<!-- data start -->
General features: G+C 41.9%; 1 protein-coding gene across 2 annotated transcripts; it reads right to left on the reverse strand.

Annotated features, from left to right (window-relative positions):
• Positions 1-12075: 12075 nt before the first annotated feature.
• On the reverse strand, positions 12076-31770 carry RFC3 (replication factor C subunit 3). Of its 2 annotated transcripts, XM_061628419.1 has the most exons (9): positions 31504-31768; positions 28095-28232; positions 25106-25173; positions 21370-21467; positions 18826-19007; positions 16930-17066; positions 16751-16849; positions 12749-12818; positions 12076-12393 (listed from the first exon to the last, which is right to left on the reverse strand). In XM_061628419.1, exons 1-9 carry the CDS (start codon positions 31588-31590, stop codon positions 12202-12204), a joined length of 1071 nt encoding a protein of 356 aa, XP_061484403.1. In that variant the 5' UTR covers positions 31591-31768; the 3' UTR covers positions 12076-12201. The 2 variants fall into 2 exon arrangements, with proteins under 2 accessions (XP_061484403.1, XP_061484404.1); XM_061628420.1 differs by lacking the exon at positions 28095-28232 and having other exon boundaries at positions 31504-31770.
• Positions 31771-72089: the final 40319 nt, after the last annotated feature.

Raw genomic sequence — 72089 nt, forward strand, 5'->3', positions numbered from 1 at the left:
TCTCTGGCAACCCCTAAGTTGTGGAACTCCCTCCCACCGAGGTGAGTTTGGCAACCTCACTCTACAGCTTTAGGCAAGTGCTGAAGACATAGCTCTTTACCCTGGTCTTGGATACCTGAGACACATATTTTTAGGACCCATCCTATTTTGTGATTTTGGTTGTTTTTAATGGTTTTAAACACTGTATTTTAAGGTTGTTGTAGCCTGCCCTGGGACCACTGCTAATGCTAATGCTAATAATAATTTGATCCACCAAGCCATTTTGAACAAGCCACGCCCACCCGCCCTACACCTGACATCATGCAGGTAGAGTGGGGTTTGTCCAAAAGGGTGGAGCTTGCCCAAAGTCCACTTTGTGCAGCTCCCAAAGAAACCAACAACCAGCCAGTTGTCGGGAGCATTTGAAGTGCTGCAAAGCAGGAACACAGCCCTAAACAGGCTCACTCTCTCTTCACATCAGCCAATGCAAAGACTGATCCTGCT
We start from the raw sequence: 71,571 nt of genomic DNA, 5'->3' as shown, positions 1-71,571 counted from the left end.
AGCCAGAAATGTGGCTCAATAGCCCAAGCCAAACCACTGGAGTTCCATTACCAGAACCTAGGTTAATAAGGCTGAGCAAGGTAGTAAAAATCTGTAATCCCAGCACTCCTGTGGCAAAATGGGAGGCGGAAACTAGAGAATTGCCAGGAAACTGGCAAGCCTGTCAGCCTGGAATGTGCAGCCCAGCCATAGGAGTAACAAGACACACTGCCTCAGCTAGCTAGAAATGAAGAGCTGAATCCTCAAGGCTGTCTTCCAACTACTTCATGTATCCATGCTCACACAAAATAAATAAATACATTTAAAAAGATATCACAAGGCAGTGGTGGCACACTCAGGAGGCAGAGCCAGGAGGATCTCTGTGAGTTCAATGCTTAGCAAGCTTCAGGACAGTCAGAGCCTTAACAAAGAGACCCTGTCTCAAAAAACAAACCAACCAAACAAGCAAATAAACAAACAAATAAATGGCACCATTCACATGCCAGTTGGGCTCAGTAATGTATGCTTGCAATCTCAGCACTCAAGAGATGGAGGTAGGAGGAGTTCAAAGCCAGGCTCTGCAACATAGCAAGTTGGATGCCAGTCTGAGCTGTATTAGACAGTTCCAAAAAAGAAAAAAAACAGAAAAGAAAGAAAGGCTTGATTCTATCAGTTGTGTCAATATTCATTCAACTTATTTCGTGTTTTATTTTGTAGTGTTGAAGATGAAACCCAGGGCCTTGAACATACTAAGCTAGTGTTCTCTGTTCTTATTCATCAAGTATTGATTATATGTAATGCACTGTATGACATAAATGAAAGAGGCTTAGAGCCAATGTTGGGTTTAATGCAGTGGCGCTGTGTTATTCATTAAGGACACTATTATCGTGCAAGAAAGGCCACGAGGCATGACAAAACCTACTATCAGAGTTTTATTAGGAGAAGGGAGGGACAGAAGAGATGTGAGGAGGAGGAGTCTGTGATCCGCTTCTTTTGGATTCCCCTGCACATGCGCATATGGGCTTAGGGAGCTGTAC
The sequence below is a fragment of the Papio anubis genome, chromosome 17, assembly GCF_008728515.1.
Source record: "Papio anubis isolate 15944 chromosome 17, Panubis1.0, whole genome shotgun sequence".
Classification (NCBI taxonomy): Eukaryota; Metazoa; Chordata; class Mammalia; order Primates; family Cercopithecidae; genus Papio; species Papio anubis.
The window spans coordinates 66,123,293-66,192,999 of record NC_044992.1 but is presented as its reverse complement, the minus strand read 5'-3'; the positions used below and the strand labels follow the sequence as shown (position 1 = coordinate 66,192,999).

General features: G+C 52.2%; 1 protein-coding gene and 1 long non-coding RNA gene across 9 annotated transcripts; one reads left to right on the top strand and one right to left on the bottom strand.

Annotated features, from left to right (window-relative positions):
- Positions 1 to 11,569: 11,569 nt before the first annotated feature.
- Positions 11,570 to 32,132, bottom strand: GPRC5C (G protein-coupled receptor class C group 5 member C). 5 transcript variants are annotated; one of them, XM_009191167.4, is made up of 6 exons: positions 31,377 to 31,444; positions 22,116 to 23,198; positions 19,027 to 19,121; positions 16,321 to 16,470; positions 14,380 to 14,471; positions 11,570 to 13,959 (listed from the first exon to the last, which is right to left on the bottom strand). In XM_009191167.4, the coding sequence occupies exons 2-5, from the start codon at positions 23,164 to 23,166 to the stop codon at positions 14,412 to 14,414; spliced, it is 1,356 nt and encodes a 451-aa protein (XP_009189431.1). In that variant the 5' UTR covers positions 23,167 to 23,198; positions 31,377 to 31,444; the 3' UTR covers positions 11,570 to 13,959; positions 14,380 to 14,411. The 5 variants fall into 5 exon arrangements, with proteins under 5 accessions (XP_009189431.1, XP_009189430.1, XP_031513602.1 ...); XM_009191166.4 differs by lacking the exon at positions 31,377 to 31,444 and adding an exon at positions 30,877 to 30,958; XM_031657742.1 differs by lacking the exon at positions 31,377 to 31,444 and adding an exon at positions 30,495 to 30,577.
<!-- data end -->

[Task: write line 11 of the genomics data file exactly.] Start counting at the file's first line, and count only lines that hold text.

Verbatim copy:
Source record: "Papio anubis isolate 15944 chromosome 17, Panubis1.0, whole genome shotgun sequence".